As Chair of Action for Children’s Arts I’m always pleased to see our often overlooked sector hitting the headlines. But two prominent recent news stories have brought more cause for concern than celebration.
Those of us who are invited into schools – storytellers, members of children’s theatre and TIE companies – will now have to pay £64 to be checked out for a register of people working with or around children. I’m all for lessening risk to children, but this measure seems overly draconian, particularly bearing in mind that all of us have to be CRB-checked anyway (I’ve been checked three times for different organisations), that we never encounter children in numbers of less than about thirty, and that we always insist on the presence of a teacher while we strut our stuff. Should we freelancers be treated in the same way as caretakers, dinner ladies and school secretaries? Well, I certainly don’t think we are special people, and, as Anthony Browne, the recently appointed Children’s Laureate, has said, there is no real reason why we shouldn’t be registered. But previous Laureates Anne Fine and Michael Morpurgo, along with Philip Pullman, consider the procedure an imposition, and say they will no longer visit schools. What will I do? I love my school visits and would miss them. The performer in me is allowed to show off as I act out my version of THE GINGERBREAD MAN or show my novelty books. And the children react positively and rewardingly to my BOOKS ARE FUN! message. I suppose I will end us grudgingly paying the £64, but I do resent it, and will certainly not pay until the last moment.
Looking at the bigger picture, will this new register achieve its aims? I suppose if it saves just one child from abuse it is worth doing. But, by the sound of it, registering won’t be arduous, and can it really be guaranteed to stop a determined child-offender? Of course not.
More worrying is the oddly named ‘rarely cover’, coming into operation when the school term starts in September. I can quite understand that teachers have in the past felt miffed when told to cover for colleagues who are absent – valuable ‘free’ periods in which lesson-planning or marking might be done are suddenly given over to babysitting another teacher’s class. Such cover, except in emergencies, must now be paid for or supply teachers brought in. The unfortunate knock-on effect is that head teachers who don’t want to spend valuable cash in this way may well decide to cancel school trips, including theatre trips. Already Birmingham Stage Company have reported three cancellations, directly blamed on ‘rarely cover’, for their forthcoming production of SKELLIG. This is on the curriculum, so it is ironic if children studying the book cannot come to see the play.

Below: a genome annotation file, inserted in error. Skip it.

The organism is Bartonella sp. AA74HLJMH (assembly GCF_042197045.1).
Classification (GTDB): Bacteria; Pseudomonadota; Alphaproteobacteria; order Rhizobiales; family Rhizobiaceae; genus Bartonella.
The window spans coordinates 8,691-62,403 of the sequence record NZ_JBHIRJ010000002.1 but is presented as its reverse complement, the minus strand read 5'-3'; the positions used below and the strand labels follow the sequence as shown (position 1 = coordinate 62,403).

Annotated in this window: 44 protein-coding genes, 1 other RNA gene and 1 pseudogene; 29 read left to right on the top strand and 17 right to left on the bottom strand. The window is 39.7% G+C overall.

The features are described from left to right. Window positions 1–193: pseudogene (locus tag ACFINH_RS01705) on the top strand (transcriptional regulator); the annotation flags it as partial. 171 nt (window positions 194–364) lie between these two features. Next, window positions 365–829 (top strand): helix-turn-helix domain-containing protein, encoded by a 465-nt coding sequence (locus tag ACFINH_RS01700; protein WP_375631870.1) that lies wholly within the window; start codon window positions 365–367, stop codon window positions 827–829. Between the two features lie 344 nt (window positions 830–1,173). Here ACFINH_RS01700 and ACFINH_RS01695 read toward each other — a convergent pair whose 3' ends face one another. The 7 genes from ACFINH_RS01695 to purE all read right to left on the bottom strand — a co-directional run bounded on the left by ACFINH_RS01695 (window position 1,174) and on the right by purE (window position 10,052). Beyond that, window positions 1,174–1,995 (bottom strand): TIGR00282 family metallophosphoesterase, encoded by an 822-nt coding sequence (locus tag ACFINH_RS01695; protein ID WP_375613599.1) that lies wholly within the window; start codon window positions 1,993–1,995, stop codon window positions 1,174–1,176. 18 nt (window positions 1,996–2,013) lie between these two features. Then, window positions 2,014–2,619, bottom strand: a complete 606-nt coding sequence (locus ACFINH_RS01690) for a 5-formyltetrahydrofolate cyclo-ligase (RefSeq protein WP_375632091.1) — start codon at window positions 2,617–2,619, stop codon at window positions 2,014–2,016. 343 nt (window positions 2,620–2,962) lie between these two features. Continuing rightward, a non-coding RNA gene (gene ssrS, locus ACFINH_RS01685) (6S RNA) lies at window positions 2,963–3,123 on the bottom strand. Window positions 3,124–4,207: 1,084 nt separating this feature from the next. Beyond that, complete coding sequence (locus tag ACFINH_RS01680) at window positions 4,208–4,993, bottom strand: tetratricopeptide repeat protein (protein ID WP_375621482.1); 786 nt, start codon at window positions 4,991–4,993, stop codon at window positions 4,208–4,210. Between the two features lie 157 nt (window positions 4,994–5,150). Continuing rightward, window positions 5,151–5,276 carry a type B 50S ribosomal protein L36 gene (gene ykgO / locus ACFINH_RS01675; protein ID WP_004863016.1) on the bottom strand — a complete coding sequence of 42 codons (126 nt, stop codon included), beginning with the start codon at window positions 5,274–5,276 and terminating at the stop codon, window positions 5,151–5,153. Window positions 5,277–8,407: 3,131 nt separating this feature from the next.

The hope is that primary and infant schools won’t be affected too much, because most of their classes have one teacher, not several. That teacher would invariably be the one to accompany his or her class. Having said that, some local authorities insist on one teacher for every ten children, which could mean more teachers having to be out of school.
This is one of those situations that was never intended by the powers that be, like the 1989 Education Act that insisted, rightly, that education should be free. But this meant parents could not be asked for money unless they were told payment was voluntary. So, inevitably, a third of parents refused to pay for theatre trips, which then often got cancelled. At Sadler’s Wells, my company Whirligig’s pencilled bookings for a week of performances decreased from 7,000 to 4,000 when the legislation came in. The law has never changed, as far as I know, but most teachers now ignore it. Hopefully, headteachers will not ignore ‘rarely cover’, but recognise the value of theatre trips and pay the extra costs necessary.
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